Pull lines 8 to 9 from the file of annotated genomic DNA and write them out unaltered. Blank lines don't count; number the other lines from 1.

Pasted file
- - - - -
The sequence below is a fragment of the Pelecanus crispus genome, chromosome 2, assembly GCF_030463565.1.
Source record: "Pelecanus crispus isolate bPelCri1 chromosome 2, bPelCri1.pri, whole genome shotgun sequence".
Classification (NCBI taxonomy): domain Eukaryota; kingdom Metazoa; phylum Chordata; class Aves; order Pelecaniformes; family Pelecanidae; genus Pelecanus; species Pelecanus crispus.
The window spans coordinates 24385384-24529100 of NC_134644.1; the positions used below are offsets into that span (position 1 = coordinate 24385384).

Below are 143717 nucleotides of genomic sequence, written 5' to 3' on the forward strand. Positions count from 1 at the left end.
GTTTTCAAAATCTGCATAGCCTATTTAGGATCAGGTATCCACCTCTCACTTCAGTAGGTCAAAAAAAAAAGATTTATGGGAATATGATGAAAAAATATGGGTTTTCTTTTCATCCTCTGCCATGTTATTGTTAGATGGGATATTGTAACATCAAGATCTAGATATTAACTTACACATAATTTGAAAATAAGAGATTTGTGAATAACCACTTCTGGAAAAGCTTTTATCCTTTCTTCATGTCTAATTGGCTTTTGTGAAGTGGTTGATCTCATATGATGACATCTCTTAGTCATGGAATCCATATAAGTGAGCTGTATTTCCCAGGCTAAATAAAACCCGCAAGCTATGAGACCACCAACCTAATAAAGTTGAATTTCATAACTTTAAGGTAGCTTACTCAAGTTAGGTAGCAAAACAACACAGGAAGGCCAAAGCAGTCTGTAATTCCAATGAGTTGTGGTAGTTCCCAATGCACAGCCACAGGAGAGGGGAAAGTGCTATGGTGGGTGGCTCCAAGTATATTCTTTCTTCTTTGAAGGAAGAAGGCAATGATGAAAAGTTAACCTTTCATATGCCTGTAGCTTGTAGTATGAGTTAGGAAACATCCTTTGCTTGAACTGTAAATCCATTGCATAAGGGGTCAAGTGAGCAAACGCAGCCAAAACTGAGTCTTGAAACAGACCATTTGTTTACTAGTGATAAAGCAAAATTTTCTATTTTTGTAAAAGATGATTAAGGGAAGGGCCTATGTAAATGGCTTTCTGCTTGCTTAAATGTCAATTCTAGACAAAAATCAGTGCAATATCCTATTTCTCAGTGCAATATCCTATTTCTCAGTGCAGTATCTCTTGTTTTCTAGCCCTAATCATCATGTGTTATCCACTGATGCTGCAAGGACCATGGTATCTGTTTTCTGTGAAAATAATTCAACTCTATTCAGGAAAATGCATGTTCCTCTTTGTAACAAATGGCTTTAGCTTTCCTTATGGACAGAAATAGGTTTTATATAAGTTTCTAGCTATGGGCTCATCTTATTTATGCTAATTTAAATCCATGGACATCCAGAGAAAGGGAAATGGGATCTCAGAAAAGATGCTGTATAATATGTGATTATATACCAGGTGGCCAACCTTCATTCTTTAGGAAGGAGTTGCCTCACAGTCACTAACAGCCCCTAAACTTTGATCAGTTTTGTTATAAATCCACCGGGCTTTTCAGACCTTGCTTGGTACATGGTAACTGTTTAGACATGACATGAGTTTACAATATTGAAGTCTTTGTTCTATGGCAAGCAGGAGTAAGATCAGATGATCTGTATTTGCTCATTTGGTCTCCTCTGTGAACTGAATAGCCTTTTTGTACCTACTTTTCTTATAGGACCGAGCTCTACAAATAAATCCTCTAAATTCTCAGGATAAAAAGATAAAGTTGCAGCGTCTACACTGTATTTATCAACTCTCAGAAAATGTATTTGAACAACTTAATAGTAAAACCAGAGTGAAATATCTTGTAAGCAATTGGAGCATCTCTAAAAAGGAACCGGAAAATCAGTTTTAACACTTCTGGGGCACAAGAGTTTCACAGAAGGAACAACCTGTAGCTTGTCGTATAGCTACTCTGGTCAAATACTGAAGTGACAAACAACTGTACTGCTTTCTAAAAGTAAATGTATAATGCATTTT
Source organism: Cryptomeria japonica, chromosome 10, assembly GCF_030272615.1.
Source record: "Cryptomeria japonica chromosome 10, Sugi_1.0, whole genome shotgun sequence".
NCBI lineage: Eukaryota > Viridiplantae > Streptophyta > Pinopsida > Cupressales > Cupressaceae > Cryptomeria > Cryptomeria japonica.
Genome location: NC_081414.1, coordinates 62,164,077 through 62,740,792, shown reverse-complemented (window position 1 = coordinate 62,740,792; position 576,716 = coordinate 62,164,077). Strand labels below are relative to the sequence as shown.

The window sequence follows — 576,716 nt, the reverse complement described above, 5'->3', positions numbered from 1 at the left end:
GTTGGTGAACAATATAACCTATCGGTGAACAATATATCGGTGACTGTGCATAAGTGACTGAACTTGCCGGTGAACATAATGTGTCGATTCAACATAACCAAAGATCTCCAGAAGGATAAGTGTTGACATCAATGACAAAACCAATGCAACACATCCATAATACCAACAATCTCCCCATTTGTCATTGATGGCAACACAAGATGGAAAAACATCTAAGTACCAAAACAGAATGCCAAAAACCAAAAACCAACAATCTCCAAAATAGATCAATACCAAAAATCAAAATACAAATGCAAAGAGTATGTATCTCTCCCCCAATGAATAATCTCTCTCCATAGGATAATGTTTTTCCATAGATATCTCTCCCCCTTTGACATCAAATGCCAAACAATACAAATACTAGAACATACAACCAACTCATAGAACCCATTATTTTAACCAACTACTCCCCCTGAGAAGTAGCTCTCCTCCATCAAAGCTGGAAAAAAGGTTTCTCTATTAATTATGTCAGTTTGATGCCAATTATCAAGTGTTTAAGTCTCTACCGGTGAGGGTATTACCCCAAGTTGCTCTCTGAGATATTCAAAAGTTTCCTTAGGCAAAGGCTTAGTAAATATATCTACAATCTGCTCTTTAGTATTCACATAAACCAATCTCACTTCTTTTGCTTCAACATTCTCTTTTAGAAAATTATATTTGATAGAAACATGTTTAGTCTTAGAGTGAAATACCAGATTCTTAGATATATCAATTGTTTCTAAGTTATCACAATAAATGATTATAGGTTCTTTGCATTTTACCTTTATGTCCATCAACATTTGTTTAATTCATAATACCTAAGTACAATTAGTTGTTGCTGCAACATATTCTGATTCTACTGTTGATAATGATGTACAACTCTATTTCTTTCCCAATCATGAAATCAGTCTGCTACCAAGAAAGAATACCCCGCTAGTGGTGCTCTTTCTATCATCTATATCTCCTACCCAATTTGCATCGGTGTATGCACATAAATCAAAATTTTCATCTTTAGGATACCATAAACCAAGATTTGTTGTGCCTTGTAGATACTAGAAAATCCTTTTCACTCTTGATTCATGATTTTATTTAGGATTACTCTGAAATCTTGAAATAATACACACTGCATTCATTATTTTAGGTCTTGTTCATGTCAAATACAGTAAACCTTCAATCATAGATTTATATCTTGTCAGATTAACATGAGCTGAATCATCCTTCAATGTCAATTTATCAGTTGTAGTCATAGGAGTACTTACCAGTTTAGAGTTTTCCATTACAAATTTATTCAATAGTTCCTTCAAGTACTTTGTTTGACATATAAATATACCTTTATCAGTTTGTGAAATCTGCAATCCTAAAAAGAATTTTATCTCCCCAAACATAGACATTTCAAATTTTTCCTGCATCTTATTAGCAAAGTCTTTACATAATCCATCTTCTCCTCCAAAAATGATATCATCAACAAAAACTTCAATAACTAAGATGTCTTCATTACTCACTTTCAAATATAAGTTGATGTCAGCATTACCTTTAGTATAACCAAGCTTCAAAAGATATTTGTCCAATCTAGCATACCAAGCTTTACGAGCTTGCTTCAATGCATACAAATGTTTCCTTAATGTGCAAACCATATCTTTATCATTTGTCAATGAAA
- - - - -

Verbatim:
Source record: "Cryptomeria japonica chromosome 10, Sugi_1.0, whole genome shotgun sequence".
NCBI lineage: Eukaryota > Viridiplantae > Streptophyta > Pinopsida > Cupressales > Cupressaceae > Cryptomeria > Cryptomeria japonica.